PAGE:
It strikes me as strangely poetic that three of the most significant fighters of their generation should all be pursuing relevance and redemption this weekend. Erik Morales, Jose Luis Castillo and Zab Judah all hope to eek one last hurrah from their respective careers. Most notable is Morales’ attempt to defend the WBC’s Light-Welterweight belt, followed by Judah’s eliminator bout with Vernon Paris and lastly Castillo, who looked jaded 5 years ago against Ricky Hatton, mixing it up with Jose Miguel Cotto. The oldest among them, Castillo, will be furthest from the top of the bill. Continue reading “Boxing: March of Time for Light-Welter and Welterweight veterans”
It might be the stiff wind from the Urals which makes guest writer Andrew Mullinder such a cantankerous observer of the noble art. Mullinder is not implored to write by the science or the beauty of boxing, only the muck, the politics and the fractious infrastructure of the sport evoke his withering invective. His latest target is the WBA, for whom the dietary plans of Joan Guzman appear to have been but a distant theme from a distant land. Mullinder thinks its time governing bodies started, well, governing. Continue reading “The Great Guzman and the WBA’s weight of responsibility”
I feel vindicated in picking Nate Campbell to prevail in this encounter despite flying in the face of popular opinion and more crucially, that the fight didn’t actually take place. However, I did comment that Guzman was not a safe pick. Despite his unbeaten record, he had a patchy level of activity and often jumped from championship bouts to magically appear a division higher. Continue reading “Boxing: Nate Campbell deserved better than Guzman, an unreliable commodity”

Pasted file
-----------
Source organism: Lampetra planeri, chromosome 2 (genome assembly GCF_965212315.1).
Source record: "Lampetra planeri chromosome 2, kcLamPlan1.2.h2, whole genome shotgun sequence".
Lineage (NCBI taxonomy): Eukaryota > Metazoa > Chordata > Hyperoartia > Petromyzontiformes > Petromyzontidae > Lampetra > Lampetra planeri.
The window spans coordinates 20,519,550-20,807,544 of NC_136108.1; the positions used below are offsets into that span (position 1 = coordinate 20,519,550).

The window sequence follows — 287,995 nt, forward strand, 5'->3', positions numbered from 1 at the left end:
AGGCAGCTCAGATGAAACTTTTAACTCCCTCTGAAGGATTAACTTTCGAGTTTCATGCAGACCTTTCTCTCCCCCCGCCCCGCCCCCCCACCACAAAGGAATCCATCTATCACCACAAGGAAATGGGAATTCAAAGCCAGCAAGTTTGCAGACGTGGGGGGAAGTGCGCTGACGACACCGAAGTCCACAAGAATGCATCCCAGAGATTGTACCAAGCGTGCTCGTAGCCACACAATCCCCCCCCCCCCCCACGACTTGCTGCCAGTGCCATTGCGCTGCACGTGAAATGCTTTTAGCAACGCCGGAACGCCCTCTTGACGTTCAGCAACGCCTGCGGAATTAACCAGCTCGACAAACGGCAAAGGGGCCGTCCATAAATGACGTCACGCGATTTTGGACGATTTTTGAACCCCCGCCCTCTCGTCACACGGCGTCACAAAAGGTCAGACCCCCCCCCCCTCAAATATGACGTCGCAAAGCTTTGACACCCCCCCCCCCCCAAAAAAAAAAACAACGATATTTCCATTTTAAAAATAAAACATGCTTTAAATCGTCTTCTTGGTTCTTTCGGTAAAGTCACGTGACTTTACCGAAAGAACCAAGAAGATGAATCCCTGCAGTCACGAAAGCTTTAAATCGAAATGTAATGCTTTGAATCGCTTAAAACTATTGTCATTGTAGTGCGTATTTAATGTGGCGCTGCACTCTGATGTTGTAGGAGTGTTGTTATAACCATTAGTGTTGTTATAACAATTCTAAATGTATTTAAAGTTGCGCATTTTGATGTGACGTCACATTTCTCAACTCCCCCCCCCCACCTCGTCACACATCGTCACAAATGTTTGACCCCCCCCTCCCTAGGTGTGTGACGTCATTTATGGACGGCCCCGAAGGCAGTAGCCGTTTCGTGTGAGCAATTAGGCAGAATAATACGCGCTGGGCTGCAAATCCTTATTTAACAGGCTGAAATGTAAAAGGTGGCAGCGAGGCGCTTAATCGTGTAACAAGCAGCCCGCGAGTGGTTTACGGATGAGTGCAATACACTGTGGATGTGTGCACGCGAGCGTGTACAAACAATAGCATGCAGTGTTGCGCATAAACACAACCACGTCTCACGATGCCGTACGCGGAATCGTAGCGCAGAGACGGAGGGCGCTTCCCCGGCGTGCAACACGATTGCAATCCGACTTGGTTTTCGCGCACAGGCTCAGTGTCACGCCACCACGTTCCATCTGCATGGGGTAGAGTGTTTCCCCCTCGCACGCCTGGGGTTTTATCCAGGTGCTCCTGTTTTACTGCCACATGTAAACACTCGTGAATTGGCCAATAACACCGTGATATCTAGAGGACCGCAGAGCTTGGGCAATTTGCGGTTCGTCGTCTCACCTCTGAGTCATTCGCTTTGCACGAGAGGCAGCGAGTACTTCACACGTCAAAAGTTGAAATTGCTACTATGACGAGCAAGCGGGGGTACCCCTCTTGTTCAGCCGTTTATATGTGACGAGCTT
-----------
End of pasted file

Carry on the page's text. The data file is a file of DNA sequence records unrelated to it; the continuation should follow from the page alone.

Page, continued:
Few fighters carve out the type of niche string-bean former Lightweight and Super-Featherweight champion Diego Corrales did in a little over a decade in the ring. Perhaps Arturo Gatti or Johnny Tapia command comparable affection from the fans who revelled in, and embraced the gutsy puncher’s career. Corrales was a competition hungry professional, game to the last and willing to fight the fights ticket buying fans wanted to see. He was real. Not a throwback to some romanticised bygone age, but a genuine fighter and the type of elixir the sport needed in these troubled times.
And the sky is blue, grass is green. An obvious statement of course, but the weekend corner retirement of Acelino Freitas brought down the curtain on a distinguished career and it would be sad if the hard-punching Brazilian is remembered only for quitting versus Diego Corrales and young Juan Diaz at the weekend. It would be unjust to overlook his longevity and the knockout streak of his youth.